Monday, May 31, 2010
Observations: Week One in PC "Boot Camp"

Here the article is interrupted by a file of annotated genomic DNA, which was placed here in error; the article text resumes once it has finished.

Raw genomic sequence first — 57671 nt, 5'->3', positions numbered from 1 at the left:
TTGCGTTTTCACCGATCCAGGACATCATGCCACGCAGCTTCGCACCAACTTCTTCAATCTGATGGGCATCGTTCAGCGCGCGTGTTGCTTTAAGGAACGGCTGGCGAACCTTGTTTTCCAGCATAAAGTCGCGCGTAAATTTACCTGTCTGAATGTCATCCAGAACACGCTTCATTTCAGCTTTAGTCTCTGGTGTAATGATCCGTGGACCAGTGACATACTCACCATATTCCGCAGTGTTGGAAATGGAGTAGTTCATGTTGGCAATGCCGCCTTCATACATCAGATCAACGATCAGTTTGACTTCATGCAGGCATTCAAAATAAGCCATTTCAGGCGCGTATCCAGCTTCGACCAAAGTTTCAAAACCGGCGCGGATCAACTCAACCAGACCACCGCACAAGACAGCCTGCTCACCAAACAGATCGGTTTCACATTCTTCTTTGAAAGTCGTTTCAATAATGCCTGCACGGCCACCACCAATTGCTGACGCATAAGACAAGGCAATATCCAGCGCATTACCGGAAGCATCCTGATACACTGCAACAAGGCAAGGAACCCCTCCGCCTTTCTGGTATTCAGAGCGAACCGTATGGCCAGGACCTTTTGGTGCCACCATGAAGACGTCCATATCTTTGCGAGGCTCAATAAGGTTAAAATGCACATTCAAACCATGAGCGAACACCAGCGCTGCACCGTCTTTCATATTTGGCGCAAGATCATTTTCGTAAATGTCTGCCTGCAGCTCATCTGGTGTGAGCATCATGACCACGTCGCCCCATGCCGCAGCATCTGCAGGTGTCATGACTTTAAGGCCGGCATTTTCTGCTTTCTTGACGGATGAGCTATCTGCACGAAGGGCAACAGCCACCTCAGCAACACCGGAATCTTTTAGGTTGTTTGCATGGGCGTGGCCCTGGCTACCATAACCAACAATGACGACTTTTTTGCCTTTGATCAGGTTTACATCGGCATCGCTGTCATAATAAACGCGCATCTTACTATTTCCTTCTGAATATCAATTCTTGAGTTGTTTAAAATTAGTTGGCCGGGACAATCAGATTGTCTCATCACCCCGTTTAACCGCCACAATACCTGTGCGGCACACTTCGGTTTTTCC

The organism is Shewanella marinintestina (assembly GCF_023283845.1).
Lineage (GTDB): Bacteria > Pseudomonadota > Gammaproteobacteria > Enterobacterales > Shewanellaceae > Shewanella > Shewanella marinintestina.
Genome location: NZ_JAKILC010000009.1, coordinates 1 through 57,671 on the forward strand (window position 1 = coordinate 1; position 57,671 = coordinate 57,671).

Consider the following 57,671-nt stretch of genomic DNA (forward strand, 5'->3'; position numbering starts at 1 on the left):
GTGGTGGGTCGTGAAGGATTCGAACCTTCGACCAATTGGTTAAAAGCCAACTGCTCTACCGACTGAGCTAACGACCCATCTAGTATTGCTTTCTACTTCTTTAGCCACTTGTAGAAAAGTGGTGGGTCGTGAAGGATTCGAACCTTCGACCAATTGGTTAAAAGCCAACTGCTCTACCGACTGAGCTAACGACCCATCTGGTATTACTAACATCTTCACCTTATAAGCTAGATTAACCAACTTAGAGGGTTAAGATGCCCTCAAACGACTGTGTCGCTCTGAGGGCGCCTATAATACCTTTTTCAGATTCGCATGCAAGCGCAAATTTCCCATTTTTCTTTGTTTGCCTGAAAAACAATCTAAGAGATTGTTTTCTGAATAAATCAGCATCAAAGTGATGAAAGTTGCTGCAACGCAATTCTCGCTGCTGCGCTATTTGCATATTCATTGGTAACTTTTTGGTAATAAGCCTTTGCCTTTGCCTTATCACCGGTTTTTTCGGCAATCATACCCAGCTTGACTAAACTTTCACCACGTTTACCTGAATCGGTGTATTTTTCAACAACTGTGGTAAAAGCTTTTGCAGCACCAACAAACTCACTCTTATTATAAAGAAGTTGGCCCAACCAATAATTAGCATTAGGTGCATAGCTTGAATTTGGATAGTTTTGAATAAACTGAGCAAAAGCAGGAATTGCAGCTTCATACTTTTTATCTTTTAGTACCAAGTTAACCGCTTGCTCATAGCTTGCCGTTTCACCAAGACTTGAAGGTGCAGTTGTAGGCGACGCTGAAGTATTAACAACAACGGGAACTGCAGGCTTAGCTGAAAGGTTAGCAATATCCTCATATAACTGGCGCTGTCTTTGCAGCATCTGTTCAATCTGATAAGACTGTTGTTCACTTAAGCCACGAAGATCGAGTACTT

The location of my gazda's (host family's) apartment is very convenient for finding my way around the city and for walking to school. My morning walk is a pleasant mile or so down a tree-lined boulevard (oaks, maples, cottonwoods, horse chestnuts) until it deadends into a busy street where I cross and walk for a short distance until I turn right into a busy short cut (haven't decided if it's a street or ally) past storage units and behind bloc apartment buildings and emerge on the street our school is on. From there it's only a block to the entrance of the campus where a security guard bids me "Buna dimineata" (good morning), recognizing at once that I'm one of "that group." Everyone in the city knows about our program and our 3-month presence here. The newspaper published an article about our arrival and apparently to be one of the gazdas is considered an honor. Shop keepers and people on the street are very helpful. I haven't felt unsafe one moment and even when I was "slightly" lost after meeting with some of the PCVs for a beer after school one day, I had no trouble communicating with a shop keeper to get directions. We get our share of bemused looks, of course. This is only the second year PC has located the training here and Americans, I take it, aren't usually part of the landscape. Challenges: The language instructors are very good, which is fortunate since they have 10 weeks to get us ready to function in our rural villages where very little English will be spoken. The lessons are fast-paced from 8:30 to 12:30 and interactive, so there’s no chance of zoning out. At about 11:30 I start feeling my synapses closing down one-by-one like lights going out in a suburban neighborhood. But I’m persevering and am finding the language very euphonic and reasonably logical. I will be proud to be able to speak it one day. Other challenges have to do with just staying healthy and “up,” keeping my bum ankle in good walking condition, working out bathroom time (which is also the laundry room) with 3 adults and two children, and getting internet access. My gazda’s computer is down right now. I’m writing this on my netbook and hope to paste it into my blog site on Monday when I can use the wi-fi in the PCV lounge on campus. I want to set up Skype, but will have little time or privacy to use it UNLESS I get a “stick” through my cell phone carrier which will enable me to have access on my netbook wherever I go for a monthly rate. My friend Martha and I just learned about it and went to the “Orange” store yesterday, but they’re out right now and will get more in next week—maybe. Time is an inexact dimension here. Last Thursday Dr. Dan and the safety and security staff gave us a 2-hour session on all the *bad stuff* that could happen to us. Essentially we’re all destined to have digestive track ailments at some point and 90% will have pin worms once we’re in our villages. This was presented in a power point presentation by our humorous (Romanian) Dr. Dan, who thought it would be more impressive to show pictures of huge worms (instead of the tiny white ones) because—he said later—we’d pay better attention. You can imagine the gasps. He’s a character who peppers his commentary with “S**t happens” and “the dirty little bast**ds” in his thick Romanian accent. In the same session we had to brainstorm ways to avoid pickpockets and packs of wild dogs—apparently the two greatest security threats in Romania, which is by all counts one of PC’s safest destinations. So far only one of us has been bitten. I see the wild dogs all the time, but they just seem more pitiful than dangerous. Don’t worry, I don’t attempt to pet them. They are the descendents of the pets that families were forced to leave during the communist era when everyone was herded into the bloc apartment buildings. Sad, really. Sometimes amidst the day-to-day (hour-to-hour!) challenges, something beautiful happens: an old man in a supermarket parking lot feeds stray dogs bread and meat scraps, several days last week bits of delicate white fluff from the cottonwood trees swirled all around the campus, drifting into classrooms, sticking in our hair, making lunchtime outside seem like a picnic in a snow globe. And lovely gestures—Felicia’s father kissing my hand, and yesterday Martha’s gazda gentleman sitting us down at his garden table, spreading out a big map of Romania and giving us a “geography lesson” while his wife served us raspberry ice cream. It’s so important to savor what my old roommate used to call “crystal moments.” You were right, Sue Ann. May you rest in peace.